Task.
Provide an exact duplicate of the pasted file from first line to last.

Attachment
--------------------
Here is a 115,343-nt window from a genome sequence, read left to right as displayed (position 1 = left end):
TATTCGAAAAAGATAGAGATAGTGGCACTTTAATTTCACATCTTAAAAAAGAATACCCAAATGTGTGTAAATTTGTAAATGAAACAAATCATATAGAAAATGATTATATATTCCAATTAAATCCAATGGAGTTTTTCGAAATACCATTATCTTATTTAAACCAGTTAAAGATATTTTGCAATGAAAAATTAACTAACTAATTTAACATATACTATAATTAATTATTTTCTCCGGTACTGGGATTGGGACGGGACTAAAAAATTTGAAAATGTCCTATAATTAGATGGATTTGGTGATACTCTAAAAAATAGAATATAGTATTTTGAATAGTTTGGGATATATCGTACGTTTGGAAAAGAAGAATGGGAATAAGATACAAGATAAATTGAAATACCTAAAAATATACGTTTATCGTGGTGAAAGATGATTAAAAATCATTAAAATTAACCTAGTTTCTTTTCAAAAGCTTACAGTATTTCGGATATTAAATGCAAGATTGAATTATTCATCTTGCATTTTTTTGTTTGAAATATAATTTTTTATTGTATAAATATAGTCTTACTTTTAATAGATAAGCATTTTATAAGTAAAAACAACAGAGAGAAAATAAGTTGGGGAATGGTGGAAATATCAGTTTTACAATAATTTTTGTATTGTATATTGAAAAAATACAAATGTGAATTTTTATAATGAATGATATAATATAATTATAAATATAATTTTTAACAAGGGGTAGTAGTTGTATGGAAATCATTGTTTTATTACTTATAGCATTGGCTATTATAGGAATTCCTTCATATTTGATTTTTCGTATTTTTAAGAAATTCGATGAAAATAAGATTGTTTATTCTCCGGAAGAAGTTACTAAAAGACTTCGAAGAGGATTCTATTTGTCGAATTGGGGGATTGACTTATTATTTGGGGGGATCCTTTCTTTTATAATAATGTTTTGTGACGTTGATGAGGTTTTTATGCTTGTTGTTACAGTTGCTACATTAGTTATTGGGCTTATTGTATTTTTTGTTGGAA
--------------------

Here is a 115,343-nt window from a genome sequence, read left to right as displayed (position 1 = left end):
TATTCGAAAAAGATAGAGATAGTGGCACTTTAATTTCACATCTTAAAAAAGAATACCCAAATGTGTGTAAATTTGTAAATGAAACAAATCATATAGAAAATGATTATATATTCCAATTAAATCCAATGGAGTTTTTCGAAATACCATTATCTTATTTAAACCAGTTAAAGATATTTTGCAATGAAAAATTAACTAACTAATTTAACATATACTATAATTAATTATTTTCTCCGGTACTGGGATTGGGACGGGACTAAAAAATTTGAAAATGTCCTATAATTAGATGGATTTGGTGATACTCTAAAAAATAGAATATAGTATTTTGAATAGTTTGGGATATATCGTACGTTTGGAAAAGAAGAATGGGAATAAGATACAAGATAAATTGAAATACCTAAAAATATACGTTTATCGTGGTGAAAGATGATTAAAAATCATTAAAATTAACCTAGTTTCTTTTCAAAAGCTTACAGTATTTCGGATATTAAATGCAAGATTGAATTATTCATCTTGCATTTTTTTGTTTGAAATATAATTTTTTATTGTATAAATATAGTCTTACTTTTAATAGATAAGCATTTTATAAGTAAAAACAACAGAGAGAAAATAAGTTGGGGAATGGTGGAAATATCAGTTTTACAATAATTTTTGTATTGTATATTGAAAAAATACAAATGTGAATTTTTATAATGAATGATATAATATAATTATAAATATAATTTTTAACAAGGGGTAGTAGTTGTATGGAAATCATTGTTTTATTACTTATAGCATTGGCTATTATAGGAATTCCTTCATATTTGATTTTTCGTATTTTTAAGAAATTCGATGAAAATAAGATTGTTTATTCTCCGGAAGAAGTTACTAAAAGACTTCGAAGAGGATTCTATTTGTCGAATTGGGGGATTGACTTATTATTTGGGGGGATCCTTTCTTTTATAATAATGTTTTGTGACGTTGATGAGGTTTTTATGCTTGTTGTTACAGTTGCTACATTAGTTATTGGGCTTATTGTATTTTTTGTTGGAA